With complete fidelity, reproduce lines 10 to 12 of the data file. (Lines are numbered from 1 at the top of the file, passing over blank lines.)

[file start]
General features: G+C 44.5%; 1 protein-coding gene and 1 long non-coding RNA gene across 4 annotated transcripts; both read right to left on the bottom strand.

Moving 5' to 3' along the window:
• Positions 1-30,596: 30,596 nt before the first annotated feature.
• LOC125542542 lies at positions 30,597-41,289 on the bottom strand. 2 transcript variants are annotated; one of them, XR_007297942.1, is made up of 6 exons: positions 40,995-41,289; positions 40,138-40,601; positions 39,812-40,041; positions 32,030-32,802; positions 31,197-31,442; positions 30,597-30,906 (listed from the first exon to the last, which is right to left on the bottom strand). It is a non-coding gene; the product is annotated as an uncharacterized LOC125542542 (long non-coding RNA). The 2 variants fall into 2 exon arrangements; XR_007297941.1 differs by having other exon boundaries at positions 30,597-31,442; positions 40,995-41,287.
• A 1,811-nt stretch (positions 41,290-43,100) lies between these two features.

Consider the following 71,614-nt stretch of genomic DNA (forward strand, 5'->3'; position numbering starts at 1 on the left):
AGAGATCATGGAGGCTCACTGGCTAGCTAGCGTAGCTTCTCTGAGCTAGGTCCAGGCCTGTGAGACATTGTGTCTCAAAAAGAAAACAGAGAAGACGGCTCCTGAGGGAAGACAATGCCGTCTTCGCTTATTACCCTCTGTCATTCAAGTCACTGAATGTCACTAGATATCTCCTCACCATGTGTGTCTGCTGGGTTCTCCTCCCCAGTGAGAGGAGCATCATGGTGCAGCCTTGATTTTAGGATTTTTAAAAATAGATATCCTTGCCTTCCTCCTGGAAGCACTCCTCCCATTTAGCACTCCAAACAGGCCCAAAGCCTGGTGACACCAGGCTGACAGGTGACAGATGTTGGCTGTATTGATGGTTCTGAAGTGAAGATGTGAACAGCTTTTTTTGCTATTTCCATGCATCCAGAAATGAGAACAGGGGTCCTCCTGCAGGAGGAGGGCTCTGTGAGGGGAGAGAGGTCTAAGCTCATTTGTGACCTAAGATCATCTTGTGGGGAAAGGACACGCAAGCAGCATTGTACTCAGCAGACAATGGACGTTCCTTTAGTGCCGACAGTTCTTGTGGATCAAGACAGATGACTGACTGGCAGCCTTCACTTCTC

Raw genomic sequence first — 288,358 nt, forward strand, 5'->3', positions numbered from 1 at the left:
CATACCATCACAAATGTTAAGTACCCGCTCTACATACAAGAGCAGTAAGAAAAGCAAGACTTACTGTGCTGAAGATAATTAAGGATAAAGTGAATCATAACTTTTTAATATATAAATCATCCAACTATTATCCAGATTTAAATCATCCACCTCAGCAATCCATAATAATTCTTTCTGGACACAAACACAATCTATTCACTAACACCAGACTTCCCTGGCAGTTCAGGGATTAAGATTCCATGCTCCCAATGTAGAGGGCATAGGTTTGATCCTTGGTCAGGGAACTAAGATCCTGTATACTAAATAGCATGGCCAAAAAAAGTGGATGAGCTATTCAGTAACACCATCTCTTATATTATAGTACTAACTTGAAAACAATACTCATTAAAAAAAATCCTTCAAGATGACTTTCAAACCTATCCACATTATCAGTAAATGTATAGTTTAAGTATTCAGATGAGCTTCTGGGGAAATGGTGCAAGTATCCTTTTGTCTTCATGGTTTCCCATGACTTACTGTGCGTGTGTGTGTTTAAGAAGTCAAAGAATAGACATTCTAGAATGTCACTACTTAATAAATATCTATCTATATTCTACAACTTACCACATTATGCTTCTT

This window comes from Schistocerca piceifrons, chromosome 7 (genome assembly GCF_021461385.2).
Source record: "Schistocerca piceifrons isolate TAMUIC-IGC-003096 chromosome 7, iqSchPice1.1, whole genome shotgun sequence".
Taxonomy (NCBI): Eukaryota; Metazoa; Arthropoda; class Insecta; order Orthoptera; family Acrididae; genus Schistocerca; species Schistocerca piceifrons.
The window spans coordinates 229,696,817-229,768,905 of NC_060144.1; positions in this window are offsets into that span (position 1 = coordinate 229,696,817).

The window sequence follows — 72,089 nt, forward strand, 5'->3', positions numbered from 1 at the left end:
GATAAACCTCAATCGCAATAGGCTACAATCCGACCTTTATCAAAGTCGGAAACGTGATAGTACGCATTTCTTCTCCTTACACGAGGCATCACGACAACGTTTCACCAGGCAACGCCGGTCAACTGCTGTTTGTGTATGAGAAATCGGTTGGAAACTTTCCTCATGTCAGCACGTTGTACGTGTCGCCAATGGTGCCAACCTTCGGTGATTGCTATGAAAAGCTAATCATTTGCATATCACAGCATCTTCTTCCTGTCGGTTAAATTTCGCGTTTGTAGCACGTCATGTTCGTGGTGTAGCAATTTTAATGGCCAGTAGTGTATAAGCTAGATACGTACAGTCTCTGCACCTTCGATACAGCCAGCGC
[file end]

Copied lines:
This window comes from Schistocerca piceifrons, chromosome 7 (genome assembly GCF_021461385.2).
Source record: "Schistocerca piceifrons isolate TAMUIC-IGC-003096 chromosome 7, iqSchPice1.1, whole genome shotgun sequence".
Taxonomy (NCBI): Eukaryota; Metazoa; Arthropoda; class Insecta; order Orthoptera; family Acrididae; genus Schistocerca; species Schistocerca piceifrons.